law than the pleasure of the judges, were employed to overwhelm with their terrors and cruelties, the genius of liberty. The Petition of Right itself, to which the King had given his assent, was wantonly violated, and every measure that could irritate and inflame the minds of men, was tried to render them tame and submissive. Indovations in the Church were added to tyranny in the State, and instances of both were multiplied with such rapidity, that they bade defiance to every consideration of decency and prudence. The impious book of Sunday sports, which had disgraced his father's proclamations, was again restored, and the Ministers of Christianity were enjoined, under the pains of deprivation, to desecrate the worship of God, by reading it. Almost every measure of this unhappy Prince, for some years previous to the call. ing of the Long Parliament, was either rash and impru. dent, or illegal and violent; or such as clashed with every idea of religion and government, that his subjects had learned to form. Despotism in government, and intolerance in religion, oppressed and inflamed the spirits of the people.

It was during his reign, and principally by the influence and power of Archbishop Laud, that the great body of the Clergy revolted from the doctrine of Grace, and sunk into the system of Semi-Pelagianism. The dispute indeed was nominally between the followers of Calvin and those of Arminius; but an essential part of the system of the latter was either excluded, or obtained no distinguished place in the creed of many of those who sheltered their doctrines under his name. The doctrines of Human Depravity, Regeneration by the influence of the Holy Spirit, and Justification by faith in the blood of Christ, all of them holding a distinguished rank among those taught by

Arminius, were either entirely discarded, or not suffered to occupy a prominent place in their discourses. Absolute Predestination and final Perseverance, the two peculiarities of Calvinism, were keenly opposed, but the leading features of vital Christianity, constituent parts both of Arminianism and Calvinism, and of the beautisu! Liturgy of the Church of England, ceased, in a great measure, to give animation and effect to the ministry of the clergy. Morality, an essential part, but only a part of religion, was separated from that stock on which alone it could bud and blossom, and fill the world with fruit; and, being thus cut off from its vital sap, it languished and died. A morality without spirit and nerves, was substituted for the Evangelical energies of faith, that works by love to God and to man.-The morals of many who frequented the Court of Charles were, certainly, relaxed ; and this was reckoned a sufficient mark of discrimination, by which the Cayaliers were known from those who were in opposition to the Government. The manners of the Pu. ritans, were generally correct, and even austere, and their deportment being stiff and uncourtly, formed a striking contrast with the urbanity and polished manners of their opponents. Though these distinctions of the parties were prev alent, it would be absurd to suppose that they were uniform. Many individuals of piety and virtue, were probably attached to the Court: and many persons of loose principles and habits, concealed under the veil of hypocrisy, were probably connected with the opposite party. The name assumed by the Puritans was that of the Godly, and upon their opponents they imposed that of the Malignants; names which never could be exclusive. ly descriptive of the parties to which they were applied ; and modesty forbade the assumption of the one, and charity the imposition of the other.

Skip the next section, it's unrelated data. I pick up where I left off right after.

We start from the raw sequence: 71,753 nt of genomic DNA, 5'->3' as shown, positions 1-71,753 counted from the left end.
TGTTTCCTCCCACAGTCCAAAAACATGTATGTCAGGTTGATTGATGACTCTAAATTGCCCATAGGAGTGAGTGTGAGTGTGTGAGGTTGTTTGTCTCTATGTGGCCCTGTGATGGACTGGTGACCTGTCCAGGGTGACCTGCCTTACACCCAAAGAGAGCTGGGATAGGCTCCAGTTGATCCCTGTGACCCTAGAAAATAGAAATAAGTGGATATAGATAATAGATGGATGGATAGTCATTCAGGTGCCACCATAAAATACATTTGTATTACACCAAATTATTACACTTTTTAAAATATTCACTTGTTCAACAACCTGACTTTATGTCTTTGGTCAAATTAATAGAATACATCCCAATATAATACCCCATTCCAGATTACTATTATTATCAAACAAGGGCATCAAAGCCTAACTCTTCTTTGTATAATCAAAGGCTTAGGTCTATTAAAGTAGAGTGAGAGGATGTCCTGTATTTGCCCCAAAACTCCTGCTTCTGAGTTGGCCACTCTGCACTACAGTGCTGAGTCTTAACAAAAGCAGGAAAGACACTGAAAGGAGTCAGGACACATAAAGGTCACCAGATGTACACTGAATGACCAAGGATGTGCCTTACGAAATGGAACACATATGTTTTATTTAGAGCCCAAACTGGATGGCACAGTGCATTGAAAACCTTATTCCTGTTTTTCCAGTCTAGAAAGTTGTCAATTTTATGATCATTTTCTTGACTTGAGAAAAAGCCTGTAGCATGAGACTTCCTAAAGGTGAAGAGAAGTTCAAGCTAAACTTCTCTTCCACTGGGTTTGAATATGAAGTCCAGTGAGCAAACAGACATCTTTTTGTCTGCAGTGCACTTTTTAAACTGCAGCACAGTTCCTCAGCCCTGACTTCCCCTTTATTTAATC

This ill-advised Prince, by violating the liberties, and attacking the religious principles of his Scottish subjects, roused them to resistance; and his own army, ill disciplined, and disasrected to his service, having suffered a partial defeat, and being in want of pay, soon became as dangerous to his power, as was that of his formidable opponents: hence the calling of a new Parliament became absolutely necessary. The members of that assembly meeting, while their resentment of former indignities was strong, and while liberty was yet bleeding by her recent wounds, proceeded to disarm the band that had inflicted her wrongs. In their correction of numberless abuses, introduced by the incontrollable sway of absolute power, in the establishment of the principles of a free constitution, in chasing from the throne those counsellors who had recommended arbitrary measures, and in abolishing for ever the Star-Chamber and High Commission Courts, and other institutions incompatible with a limited monarchy, the merits of that assembly deserve to be recorded with gratitude in the memory of every Englishman. But in the prosecution of their vengeance against Strafford and Laud, their conduct was a complication of injustice, cruelty, and tyranny. Whatever were the demerits of these two ministers, in promoting the maxims of arbitrary government, they had offended against no statute or law of their country, which could expose them to capital punishment; much less were they justly liable to the pains of treason. The constructive treason for which they were put to death was, in itself, a violation of the most obvious principles of liberty, and their violent conduct was the more atrocious, because was attended